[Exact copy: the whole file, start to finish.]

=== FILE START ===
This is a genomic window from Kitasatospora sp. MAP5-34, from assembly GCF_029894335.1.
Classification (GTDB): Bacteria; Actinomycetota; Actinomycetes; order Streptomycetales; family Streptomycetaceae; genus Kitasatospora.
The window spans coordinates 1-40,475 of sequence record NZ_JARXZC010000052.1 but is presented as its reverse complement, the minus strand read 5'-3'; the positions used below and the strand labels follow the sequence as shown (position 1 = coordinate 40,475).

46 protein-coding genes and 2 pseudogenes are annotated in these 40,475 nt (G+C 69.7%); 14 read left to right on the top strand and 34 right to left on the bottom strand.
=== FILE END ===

This is a genomic window from Kitasatospora sp. MAP5-34, from assembly GCF_029894335.1.
Classification (GTDB): Bacteria; Actinomycetota; Actinomycetes; order Streptomycetales; family Streptomycetaceae; genus Kitasatospora.
The window spans coordinates 1-40,475 of sequence record NZ_JARXZC010000052.1 but is presented as its reverse complement, the minus strand read 5'-3'; the positions used below and the strand labels follow the sequence as shown (position 1 = coordinate 40,475).

46 protein-coding genes and 2 pseudogenes are annotated in these 40,475 nt (G+C 69.7%); 14 read left to right on the top strand and 34 right to left on the bottom strand.